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OSU Museum of Art hosting exhibitions aimed at college students

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Carolyn Cardenas and Bobby Ross Art Expo

The latest exhibit at the OSU Museum of Art, Bobby Ross' "Contradictions" and Carolyn Cardenas' "Small Worlds" features art that can start conversations with its audiences.

In Bobby Ross’ painting titled Tug of War, red letters leap out from a black background.

Pairs of contradicting words like “OBSESSED-UNINVOLVED” and “ORDERLY-CHAOTIC” dominate the linen in a font similar to that of an old alarm clock.

The printed words can almost be heard in the hushed gallery of the OSU Museum of Art, where the feelings emitted by the paintings are the closest thing to loud.

Through Dec. 10, the museum is hosting two exhibitions: "Contradictions" by Ross, and "Small Worlds," by Carolyn Cardenas. 

Another painting on a different wall provides a similarly disquieting effect. It is inspired by Cardenas' time living in New York and Los Angeles.

“I always felt like I had to nail my windows shut, in the heat, without air conditioning, to keep safe in questionable neighborhoods,” Cárdenas said.

But the woman in the picture has left her patio door open.

“That," Cardenas said, "is why the evening is compromised by wanting air.”

The Associate Curator of Education at the OSU Museum of Art, Catarina De Araùjo, said each new exhibit that takes its place on the walls is chosen with a target audience in mind.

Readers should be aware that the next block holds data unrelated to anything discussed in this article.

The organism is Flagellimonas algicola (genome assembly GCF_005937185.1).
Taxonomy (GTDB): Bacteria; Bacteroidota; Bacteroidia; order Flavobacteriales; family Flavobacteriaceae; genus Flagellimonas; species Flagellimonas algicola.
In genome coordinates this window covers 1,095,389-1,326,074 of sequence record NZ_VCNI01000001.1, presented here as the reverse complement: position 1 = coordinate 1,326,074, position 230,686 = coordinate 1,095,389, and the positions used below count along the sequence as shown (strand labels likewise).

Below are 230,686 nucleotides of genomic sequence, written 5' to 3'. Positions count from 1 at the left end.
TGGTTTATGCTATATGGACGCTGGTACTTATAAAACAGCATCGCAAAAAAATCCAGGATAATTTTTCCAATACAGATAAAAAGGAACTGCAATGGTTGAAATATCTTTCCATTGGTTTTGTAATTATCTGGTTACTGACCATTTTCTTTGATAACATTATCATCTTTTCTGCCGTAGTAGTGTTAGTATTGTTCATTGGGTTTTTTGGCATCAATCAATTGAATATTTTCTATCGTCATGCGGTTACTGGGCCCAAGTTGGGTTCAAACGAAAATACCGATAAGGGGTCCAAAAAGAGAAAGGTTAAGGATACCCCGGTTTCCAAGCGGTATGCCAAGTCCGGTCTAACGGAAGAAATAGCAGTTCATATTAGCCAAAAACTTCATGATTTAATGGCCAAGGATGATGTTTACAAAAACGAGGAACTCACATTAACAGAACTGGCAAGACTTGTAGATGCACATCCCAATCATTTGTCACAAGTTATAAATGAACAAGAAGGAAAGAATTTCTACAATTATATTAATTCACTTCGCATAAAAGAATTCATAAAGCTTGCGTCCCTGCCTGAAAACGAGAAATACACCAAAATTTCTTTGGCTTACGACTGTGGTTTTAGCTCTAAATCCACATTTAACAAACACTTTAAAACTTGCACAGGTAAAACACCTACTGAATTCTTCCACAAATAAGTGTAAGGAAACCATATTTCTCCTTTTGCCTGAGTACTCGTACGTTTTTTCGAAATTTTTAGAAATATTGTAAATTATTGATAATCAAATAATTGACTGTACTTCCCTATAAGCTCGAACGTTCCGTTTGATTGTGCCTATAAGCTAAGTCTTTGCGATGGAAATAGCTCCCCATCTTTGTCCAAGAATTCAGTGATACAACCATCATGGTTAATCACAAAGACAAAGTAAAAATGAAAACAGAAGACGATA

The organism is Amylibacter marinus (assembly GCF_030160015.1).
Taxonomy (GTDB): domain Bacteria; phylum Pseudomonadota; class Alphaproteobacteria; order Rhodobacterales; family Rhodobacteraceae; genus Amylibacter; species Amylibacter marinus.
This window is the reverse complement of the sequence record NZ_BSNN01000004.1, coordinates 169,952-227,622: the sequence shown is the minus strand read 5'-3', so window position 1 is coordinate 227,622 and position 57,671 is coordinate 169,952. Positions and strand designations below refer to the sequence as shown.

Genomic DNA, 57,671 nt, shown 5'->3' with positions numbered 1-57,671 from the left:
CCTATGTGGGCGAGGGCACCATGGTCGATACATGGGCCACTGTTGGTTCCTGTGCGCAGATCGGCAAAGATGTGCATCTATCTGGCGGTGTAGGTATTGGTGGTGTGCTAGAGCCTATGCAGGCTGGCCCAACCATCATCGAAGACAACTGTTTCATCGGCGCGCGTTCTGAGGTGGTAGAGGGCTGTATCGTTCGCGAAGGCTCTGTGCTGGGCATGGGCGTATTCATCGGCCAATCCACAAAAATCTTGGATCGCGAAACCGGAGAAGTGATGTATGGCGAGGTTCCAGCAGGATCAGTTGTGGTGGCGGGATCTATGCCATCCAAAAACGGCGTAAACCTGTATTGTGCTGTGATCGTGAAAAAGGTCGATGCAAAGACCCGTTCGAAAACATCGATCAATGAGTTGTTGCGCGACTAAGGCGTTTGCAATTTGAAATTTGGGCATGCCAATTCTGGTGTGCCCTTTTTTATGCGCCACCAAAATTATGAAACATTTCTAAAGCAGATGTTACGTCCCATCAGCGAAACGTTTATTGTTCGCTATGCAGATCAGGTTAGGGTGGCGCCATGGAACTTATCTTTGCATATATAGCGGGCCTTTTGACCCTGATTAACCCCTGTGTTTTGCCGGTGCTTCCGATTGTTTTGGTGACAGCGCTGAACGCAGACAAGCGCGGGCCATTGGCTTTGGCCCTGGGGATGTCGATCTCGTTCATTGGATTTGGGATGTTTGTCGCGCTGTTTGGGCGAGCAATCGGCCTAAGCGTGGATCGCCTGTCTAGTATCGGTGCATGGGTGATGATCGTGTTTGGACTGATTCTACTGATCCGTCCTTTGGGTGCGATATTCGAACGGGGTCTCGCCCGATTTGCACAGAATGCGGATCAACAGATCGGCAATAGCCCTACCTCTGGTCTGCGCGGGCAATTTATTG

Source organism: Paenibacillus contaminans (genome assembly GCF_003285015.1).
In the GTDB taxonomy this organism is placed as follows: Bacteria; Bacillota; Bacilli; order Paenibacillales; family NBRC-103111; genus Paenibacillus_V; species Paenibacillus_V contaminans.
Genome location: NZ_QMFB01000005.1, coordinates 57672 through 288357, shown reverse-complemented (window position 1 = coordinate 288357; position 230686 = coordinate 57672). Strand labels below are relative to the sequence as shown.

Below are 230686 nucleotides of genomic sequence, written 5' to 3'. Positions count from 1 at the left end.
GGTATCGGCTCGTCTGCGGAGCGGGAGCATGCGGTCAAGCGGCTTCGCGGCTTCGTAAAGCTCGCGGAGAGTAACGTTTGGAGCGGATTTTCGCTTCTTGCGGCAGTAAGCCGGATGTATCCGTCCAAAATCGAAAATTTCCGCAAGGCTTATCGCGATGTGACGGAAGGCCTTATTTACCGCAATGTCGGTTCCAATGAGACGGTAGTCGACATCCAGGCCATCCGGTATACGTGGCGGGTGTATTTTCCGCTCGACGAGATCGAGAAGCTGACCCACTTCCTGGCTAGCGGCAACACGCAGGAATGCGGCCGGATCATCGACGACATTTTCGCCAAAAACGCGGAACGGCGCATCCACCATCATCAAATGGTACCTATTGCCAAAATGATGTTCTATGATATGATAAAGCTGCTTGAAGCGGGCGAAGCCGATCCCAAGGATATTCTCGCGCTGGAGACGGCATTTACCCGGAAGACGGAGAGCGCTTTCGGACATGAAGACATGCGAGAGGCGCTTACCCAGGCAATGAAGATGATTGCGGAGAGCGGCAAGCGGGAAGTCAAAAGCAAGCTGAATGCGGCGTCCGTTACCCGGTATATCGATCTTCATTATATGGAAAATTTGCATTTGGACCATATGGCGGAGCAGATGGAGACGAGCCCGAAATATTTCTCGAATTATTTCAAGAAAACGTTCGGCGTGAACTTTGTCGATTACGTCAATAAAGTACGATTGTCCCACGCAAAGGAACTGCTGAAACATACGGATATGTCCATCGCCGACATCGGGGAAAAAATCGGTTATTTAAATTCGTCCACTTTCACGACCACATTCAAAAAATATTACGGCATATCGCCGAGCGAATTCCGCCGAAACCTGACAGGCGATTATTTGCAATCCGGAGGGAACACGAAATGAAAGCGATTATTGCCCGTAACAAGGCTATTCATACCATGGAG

The target audience of the current exhibitions by Ross and Cárdenas is college students. Araùjo said that every exhibit is beneficial to the gallery in some way, and this one is beneficial because it may start conversations among its viewers.

Araùjo said one of the main themes of the exhibit is anxiety.

“I have realized anxiety is a frequent theme in my work,” Ross said. “And humor, represented by Bambi and the Halloween pumpkin, our cultural icons, are my way of facing it.”

That combination of anxiety and humor will perhaps be the most relatable theme to college-age museum goers. Bambi and pumpkin he references are present in his painting, House of Fear, another piece in the exhibition.

Ross and Cárdenas are a married couple, whose styles intersect in the field of surrealism, though they take different approaches. Much of Cárdenas’ work is small, a product of the materials she works with.

Her method of starting with a black and white sketch is considered nontraditional. Meanwhile, Ross paints on a much larger scale. His paintings are vibrant, colorful and packed full of details.

“The evening is a witness to what could happen,” said Cárdenas.

In the painting, she sees through the eyes of the evening. Museum-goers can see through hers.